From the teacher’s perspective, participation in CNI is not merely a matter of going to a biannual meeting or filling out some forms; it’s an intensive commitment, and Farrell and Lasky provide the support needed to make the program thrive. Lasky, with her previous gardening experience at South Pointe, works with the teachers to expand their knowledge base on nutrition and healthy eating, while Farrell works with the action research component of the program. They hold a monthly meeting, during which they discuss new topics, bring in guest speakers and give the teachers an opportunity to share best practices.

“At first, teachers were sitting with people from their own school. Believe it or not, teachers are pretty isolated in the classroom and they don’t always get a chance to collaborate with teachers in their own schools,” Lasky says. “But then we decided to do a more collaborative piece and break them up and then they really started to interact with each other.” What’s more, Lasky adds, the number of e-mails she gets from teachers asking gardening or nutrition questions has started to decline. “In this case, that’s a good thing, because it meant they were e-mailing each other more.”

And, in fact, questions and answers fly around the room one Saturday morning in February in a meeting held on Barry’s main campus. The difference (or lack thereof) between Thai basil and regular basil is a hot topic; so is how much more flavorful and less bitter fresh herbs can be than the dried ones most of us buy at the grocery store.

“I’ve been doing a garden for six or seven years,” said Kathleen Cattie, a fifth-grade math and science teacher at the Fienberg/Fisher K-8 Center in Miami Beach and a first-year CNI participant, “but I never had a community of people to rely on before. Instead of being one lone gardener, I’m now connected. I’m actually getting resources thrown at me instead of having to do all the leg work.”

Of the 30 or so teachers at the meeting, many of them got involved in CNI through other teachers at their schools, and many more say that the knowledge they’re getting here will be passed on to other teachers who might not be formally be part of CNI.

“You see teachers kind of watching, getting curious. They kind of walk around the garden and slowly think ‘I’m going to walk in,’” said Mark Rosenkrantz, an art teacher at David Lawrence, who is earning a doctorate in curriculum and instruction at Barry. “Some teachers are not involved and then they are the most active two years later; they learn through modeling. Learning cohorts happen over time; they happen ‘organically,’ so to speak.”

Out of the Ivory Tower

Modeling and collective enthusiasm also plays an important role in changing eating habits, say Farrell, Lasky and many of those involved with CNI.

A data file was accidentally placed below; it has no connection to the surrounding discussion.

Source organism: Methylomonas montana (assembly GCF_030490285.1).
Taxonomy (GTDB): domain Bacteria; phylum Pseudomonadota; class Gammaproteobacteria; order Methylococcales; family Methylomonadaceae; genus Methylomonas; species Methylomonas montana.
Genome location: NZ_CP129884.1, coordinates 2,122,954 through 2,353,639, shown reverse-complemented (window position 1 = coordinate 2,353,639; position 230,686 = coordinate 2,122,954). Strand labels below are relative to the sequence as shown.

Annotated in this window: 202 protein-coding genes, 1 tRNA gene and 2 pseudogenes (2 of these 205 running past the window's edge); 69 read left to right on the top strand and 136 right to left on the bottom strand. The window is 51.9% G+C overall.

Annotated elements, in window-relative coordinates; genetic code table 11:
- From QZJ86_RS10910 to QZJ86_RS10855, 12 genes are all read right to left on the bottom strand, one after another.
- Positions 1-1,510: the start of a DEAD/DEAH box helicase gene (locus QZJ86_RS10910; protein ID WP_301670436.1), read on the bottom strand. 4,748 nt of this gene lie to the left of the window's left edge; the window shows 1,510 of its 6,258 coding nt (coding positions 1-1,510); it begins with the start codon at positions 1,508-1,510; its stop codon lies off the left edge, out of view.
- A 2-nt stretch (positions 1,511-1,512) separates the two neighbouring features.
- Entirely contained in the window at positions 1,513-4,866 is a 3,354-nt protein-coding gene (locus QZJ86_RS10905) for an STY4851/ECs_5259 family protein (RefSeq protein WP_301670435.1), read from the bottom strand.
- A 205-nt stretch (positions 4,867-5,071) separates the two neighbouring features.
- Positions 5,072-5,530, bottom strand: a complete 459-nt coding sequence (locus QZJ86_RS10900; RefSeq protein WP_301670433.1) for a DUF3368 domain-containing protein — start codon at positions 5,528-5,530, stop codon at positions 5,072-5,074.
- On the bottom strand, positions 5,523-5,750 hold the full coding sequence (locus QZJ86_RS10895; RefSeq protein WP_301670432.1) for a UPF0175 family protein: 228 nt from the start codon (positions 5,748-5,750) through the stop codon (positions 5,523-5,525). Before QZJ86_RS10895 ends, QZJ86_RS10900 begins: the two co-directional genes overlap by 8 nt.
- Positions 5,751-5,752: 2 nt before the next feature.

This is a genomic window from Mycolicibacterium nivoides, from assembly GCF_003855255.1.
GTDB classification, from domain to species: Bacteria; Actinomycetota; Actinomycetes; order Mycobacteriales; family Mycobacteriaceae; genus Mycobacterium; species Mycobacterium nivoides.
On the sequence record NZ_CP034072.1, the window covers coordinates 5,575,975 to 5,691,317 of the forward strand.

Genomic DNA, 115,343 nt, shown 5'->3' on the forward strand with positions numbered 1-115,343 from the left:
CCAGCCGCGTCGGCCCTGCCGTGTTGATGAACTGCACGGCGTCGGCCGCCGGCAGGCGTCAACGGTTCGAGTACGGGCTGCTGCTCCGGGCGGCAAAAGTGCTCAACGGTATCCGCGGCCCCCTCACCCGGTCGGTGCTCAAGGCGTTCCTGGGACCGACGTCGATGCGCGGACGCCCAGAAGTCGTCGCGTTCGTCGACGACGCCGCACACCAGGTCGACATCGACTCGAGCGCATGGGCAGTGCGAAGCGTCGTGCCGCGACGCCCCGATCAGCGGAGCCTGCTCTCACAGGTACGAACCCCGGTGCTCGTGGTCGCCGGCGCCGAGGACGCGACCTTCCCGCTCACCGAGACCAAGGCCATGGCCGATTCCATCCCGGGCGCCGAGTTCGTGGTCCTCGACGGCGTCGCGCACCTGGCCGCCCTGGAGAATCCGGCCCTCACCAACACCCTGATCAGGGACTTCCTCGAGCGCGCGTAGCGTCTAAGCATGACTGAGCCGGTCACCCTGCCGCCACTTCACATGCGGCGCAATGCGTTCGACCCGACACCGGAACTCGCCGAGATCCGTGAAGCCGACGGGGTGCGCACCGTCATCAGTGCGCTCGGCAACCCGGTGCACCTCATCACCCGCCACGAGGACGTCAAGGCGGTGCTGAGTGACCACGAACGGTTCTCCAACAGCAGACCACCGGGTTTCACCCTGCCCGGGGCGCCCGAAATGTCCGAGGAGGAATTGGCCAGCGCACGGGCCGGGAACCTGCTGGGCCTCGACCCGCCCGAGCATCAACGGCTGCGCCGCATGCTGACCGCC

“I can honestly say in my many years of experience that I can’t recall a program I’ve evaluated that engendered so much enthusiasm,” said Dr. Barry Greenberg, the program’s evaluator for its first two years. Greenberg, a professor emeritus at Florida International University with 32 years of experience evaluating the effectiveness of educational programs, was brought in by the Ed Fund to evaluate CNI and measure its impact on the student’s eating habits.

“The results were quite definitive,” he said. “We found a 30 to 40 percent increase in willingness to eat a whole range of fruits and veggies; up to a 25 percent decrease in students willing to eat unhealthy foods. We found up to an 80 percent increase in kids actually eating vegetables with meals; almost 90 percent of parents thought the garden program made them serve healthier food either because they went to a workshop or because the kids demanded it.”

Getting such a high level of parent enthusiasm and involvement is another measure of CNI’s success, according to Farrell and Lasky. “Parental involvement is something you hear all the time but in actuality it’s really very difficult to get families involved, Farrell says, recounting the story of a father in a business suit, his eyes filled with tears: “He said, ‘I can’t tell you how thankful I am because it shows us that as families you care more about us than just our reading and math skills. You are teaching us skills that will last a lifetime. It has had an impact on our whole family.’”

Farrell and Lasky’s work through CNI is also having an impact on the teaching community, says art teacher and Barry grad student Rosenkrantz. “Their philosophy of education, and I think Barry’s philosophy, is not to say here’s a bunch of theories and then we never see you again. By going out to teachers in the field, going beyond sending in interns, you’re not only increasing the collaboration between university and school, but you’re bringing people back to campus; people like me who say ‘I want more of this. I want to learn more. I want to improve my practice and become a better teacher.’”

In Farrell’s mind, too, the benefits of continuing to engage with area public schools and their teachers is invaluable to her teaching at Barry: “If I was only here in the Ivory Tower professing what [my students] should be doing out there instead of really being out there, how can I really be honest in what I’m teaching?

“Teachers have to do a whole lot more than just prepare a child to take a test. If a child is hungry, or has a headache because he had too much sugar the night before, or is 30 pounds overweight at 10 years old, that child is usually not going to perform at their best. This project has the capacity to help teachers do what they intuitively know they should be doing: teaching the whole child.”